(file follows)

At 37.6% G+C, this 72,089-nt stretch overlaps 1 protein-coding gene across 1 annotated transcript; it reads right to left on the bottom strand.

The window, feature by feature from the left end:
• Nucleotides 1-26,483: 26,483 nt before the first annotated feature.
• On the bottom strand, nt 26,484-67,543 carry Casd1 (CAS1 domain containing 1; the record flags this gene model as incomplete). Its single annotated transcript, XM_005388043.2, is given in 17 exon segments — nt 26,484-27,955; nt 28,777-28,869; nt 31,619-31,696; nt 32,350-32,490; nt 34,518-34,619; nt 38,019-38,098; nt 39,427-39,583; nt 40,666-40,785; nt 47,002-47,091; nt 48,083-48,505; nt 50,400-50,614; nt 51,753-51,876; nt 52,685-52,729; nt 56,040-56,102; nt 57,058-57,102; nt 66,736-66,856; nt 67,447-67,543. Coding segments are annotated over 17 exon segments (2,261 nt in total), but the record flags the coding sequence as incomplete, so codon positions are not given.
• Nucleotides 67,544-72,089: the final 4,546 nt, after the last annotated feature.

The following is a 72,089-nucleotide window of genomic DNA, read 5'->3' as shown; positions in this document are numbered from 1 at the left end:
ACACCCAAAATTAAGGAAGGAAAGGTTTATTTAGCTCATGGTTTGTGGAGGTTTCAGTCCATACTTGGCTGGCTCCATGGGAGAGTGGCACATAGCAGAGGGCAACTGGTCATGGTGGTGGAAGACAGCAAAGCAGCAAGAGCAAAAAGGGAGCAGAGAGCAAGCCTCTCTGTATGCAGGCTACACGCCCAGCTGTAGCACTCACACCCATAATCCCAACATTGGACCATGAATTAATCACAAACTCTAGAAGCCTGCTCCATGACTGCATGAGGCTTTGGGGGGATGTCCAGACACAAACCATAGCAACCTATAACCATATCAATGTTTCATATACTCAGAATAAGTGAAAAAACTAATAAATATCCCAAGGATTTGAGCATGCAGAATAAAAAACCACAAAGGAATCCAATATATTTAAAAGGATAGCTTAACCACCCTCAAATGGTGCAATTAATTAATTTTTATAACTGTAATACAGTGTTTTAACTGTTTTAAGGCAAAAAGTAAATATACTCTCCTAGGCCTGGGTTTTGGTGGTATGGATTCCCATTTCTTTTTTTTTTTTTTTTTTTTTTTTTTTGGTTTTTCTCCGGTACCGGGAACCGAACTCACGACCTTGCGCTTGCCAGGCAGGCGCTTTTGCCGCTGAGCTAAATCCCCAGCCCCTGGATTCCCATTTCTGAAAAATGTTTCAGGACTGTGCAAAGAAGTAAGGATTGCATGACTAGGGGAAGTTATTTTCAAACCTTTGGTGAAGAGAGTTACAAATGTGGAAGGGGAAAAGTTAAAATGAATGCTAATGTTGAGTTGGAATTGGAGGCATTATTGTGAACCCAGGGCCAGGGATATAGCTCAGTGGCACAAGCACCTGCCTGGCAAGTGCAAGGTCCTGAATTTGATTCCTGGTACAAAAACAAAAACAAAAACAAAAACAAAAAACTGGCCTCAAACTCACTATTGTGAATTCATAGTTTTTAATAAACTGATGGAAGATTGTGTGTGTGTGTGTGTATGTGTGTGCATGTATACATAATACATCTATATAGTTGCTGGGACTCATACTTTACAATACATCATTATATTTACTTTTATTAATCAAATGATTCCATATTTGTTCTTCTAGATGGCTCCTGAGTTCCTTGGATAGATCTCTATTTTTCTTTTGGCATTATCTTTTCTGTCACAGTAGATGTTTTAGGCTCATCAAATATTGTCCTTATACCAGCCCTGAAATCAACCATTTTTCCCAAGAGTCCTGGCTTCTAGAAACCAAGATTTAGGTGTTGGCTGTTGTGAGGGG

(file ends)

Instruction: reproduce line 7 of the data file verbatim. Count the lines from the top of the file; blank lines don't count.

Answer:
ACACCCAAAATTAAGGAAGGAAAGGTTTATTTAGCTCATGGTTTGTGGAGGTTTCAGTCCATACTTGGCTGGCTCCATGGGAGAGTGGCACATAGCAGAGGGCAACTGGTCATGGTGGTGGAAGACAGCAAAGCAGCAAGAGCAAAAAGGGAGCAGAGAGCAAGCCTCTCTGTATGCAGGCTACACGCCCAGCTGTAGCACTCACACCCATAATCCCAACATTGGACCATGAATTAATCACAAACTCTAGAAGCCTGCTCCATGACTGCATGAGGCTTTGGGGGGATGTCCAGACACAAACCATAGCAACCTATAACCATATCAATGTTTCATATACTCAGAATAAGTGAAAAAACTAATAAATATCCCAAGGATTTGAGCATGCAGAATAAAAAACCACAAAGGAATCCAATATATTTAAAAGGATAGCTTAACCACCCTCAAATGGTGCAATTAATTAATTTTTATAACTGTAATACAGTGTTTTAACTGTTTTAAGGCAAAAAGTAAATATACTCTCCTAGGCCTGGGTTTTGGTGGTATGGATTCCCATTTCTTTTTTTTTTTTTTTTTTTTTTTTTTTGGTTTTTCTCCGGTACCGGGAACCGAACTCACGACCTTGCGCTTGCCAGGCAGGCGCTTTTGCCGCTGAGCTAAATCCCCAGCCCCTGGATTCCCATTTCTGAAAAATGTTTCAGGACTGTGCAAAGAAGTAAGGATTGCATGACTAGGGGAAGTTATTTTCAAACCTTTGGTGAAGAGAGTTACAAATGTGGAAGGGGAAAAGTTAAAATGAATGCTAATGTTGAGTTGGAATTGGAGGCATTATTGTGAACCCAGGGCCAGGGATATAGCTCAGTGGCACAAGCACCTGCCTGGCAAGTGCAAGGTCCTGAATTTGATTCCTGGTACAAAAACAAAAACAAAAACAAAAACAAAAAACTGGCCTCAAACTCACTATTGTGAATTCATAGTTTTTAATAAACTGATGGAAGATTGTGTGTGTGTGTGTGTATGTGTGTGCATGTATACATAATACATCTATATAGTTGCTGGGACTCATACTTTACAATACATCATTATATTTACTTTTATTAATCAAATGATTCCATATTTGTTCTTCTAGATGGCTCCTGAGTTCCTTGGATAGATCTCTATTTTTCTTTTGGCATTATCTTTTCTGTCACAGTAGATGTTTTAGGCTCATCAAATATTGTCCTTATACCAGCCCTGAAATCAACCATTTTTCCCAAGAGTCCTGGCTTCTAGAAACCAAGATTTAGGTGTTGGCTGTTGTGAGGGG